I Did a Relationship Detox in 2019, and This Is What Happened

I have had nine relationships in my life. Three were what other people would define as meaningful, one was a secret, two were glorified acquittances, one was abusive, and I broke the hearts of two (my heart didn't mind).

I suppose if I think back to the end of 2018, it was Georgia O'Keeffe who guided me into a detox of sorts. I don't usually like to initiate any sort of big change in my life or way of thinking through quotes — of the inspirational kind or the cliché, two of which usually going hand in hand — because I'm not really a "live, laugh, love" type of person. Just like in my relationships, I don't latch onto sentiments that feel impersonal. So when I read O'Keeffe's Art and Letters and found myself rereading the same line over and over again, "I have done nothing all Summer but wait for myself to be myself again," I instinctually knew something had to change. For so long I was waiting to feel like myself with men who tried to change me that I became someone I didn't know or recognize. So, I vowed that 2019 would be a year of no relationships, and that included last-minute dates and casual coffee meetups. I was doing a dating purge.

For so long I was waiting to feel like myself with men who tried to change me that I became someone I didn't know or recognize.

I stopped talking about love and happiness as if the two were exclusively married to one another. This goes against the grain of what many of us are taught, because so often the moral of most any story is that love will bring us happiness. And maybe that's true, but in 2019, I wanted to focus on becoming instead of seeking happiness. Rather than fixate on being happy at dinner with a man who may have been inconsiderate in the days leading up to our date, I became better at finding new foods I enjoyed and letting go of fears like sitting alone or ordering for myself. When I no longer had to call or text someone to check in each day, I became a more responsive person to everyone else in my life. All of these small things began to add up, and I was quickly forced to become a better, more fulfilled version of myself.

The concept of "becoming" was really the basis for how I lived in 2019. I wanted to become a person who made more purposeful choices, because so many of the decisions I had made in relationships were born from necessity. From what I had time to eat in the morning to my financial situation, my relationships dictated so much. I made it a point to choose the small things to prove to myself that I could have a healthy control over my own life.

Doing a romantic detox helped me better understand what it was I actually needed. And for me, sex wasn't a part of the detox, and I don't regret it. My friends would jokingly make fun of me for having sex during the year and would tell me my cleanse was really just an excuse for a no-strings-attached type of situation. But without those "strings," I was able to understand my body more than I ever have. I didn't have the complications and emotional struggles that had come with my relationships before. I never once felt myself needing to be convinced or hyped up to have sex (neither of which are ever OK). I was able to focus on myself, what I wanted, and what I liked.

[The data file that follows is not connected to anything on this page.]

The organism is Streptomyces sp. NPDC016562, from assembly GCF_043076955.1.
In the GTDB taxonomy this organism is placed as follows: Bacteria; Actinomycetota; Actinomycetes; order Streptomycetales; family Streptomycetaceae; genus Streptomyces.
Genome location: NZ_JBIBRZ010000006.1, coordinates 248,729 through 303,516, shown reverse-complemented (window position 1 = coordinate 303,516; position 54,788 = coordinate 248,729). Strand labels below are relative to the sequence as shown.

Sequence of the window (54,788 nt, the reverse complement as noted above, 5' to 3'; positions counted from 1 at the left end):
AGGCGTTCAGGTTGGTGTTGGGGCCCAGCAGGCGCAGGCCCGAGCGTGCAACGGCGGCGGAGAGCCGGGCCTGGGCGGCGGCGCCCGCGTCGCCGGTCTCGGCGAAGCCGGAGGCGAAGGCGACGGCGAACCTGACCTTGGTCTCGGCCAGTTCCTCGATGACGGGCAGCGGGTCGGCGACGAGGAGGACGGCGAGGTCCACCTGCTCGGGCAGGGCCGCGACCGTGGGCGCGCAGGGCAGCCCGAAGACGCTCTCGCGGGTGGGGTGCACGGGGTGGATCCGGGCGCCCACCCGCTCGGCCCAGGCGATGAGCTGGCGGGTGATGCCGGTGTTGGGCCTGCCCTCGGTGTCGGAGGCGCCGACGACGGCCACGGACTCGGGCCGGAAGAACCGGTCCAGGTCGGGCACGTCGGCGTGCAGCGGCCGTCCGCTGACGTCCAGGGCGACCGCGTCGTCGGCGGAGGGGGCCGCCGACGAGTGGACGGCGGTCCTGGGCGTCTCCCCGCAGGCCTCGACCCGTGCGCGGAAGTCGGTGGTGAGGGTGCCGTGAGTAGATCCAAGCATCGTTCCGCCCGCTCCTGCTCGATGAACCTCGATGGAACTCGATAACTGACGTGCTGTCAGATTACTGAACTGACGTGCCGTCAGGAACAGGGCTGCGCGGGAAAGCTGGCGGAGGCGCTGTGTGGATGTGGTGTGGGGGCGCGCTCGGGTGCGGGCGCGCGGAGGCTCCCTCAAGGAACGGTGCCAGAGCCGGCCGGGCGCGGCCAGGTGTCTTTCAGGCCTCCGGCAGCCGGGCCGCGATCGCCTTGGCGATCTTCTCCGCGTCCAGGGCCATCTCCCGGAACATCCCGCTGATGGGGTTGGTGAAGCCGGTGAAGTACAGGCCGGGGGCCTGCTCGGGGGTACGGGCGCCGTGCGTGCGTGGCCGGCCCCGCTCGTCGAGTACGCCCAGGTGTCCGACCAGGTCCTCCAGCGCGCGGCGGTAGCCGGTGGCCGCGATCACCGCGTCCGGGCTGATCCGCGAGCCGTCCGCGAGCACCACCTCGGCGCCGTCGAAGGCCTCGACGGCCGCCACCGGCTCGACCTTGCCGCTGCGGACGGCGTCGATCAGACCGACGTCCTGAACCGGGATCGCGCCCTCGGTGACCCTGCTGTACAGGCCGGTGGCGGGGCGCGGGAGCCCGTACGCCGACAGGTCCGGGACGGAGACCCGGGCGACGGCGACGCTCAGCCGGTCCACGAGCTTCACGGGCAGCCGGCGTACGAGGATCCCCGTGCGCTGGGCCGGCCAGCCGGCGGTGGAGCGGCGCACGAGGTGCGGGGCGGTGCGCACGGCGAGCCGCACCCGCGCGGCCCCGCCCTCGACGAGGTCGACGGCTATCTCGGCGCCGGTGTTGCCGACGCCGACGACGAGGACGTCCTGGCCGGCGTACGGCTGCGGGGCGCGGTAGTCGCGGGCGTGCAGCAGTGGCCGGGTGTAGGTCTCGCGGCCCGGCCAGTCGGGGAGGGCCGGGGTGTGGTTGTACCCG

But my purge year wasn't all wonderful and revelatory. It was hard at times. Really hard. I watched To All the Boys I've Loved Before way too many times and cried about wanting my own Peter Kavinsky. During the Summer, I felt lost and had horrible impostor syndrome. I paid way too much money for a psychic in a tiny shop outside an outlet mall to tell me I had already met the man of my dreams and blew it. I checked my exes Instagrams. I staged Snapchat stories and subtweeted exes late at night, which is basically the modern equivalent of Gatsby throwing parties across the lake from Daisy's house. There were times when my lack of a relationship felt more consuming than being in a relationship.

But then, with the help of my therapist, a lot of podcasts, and alone time, I came to terms with the fact that I craved codependency — not for myself, but for my partner. I wanted someone else to need me and obsess over me. By separating myself from other people, I was able to accept what the foundation of many of my relationships were built on and begin to deconstruct those notions. When it's right, I shouldn't and won't go to those extremes.

As my year of no relationships is coming to an end, I can't confidently say I'm ready to find someone yet. I've worked really hard on myself, and I want to continue to grow for nobody else but me. I'm planning a big city move, thinking about getting a dog, and I saved for a solo trip to Scotland, because, why not? And if romance does come my way, I won't reject it. But I no longer feel the need to scramble into a partnership (and stay in one) just because they're there. I'm ready for something kind of epic, and I know now that I deserve it.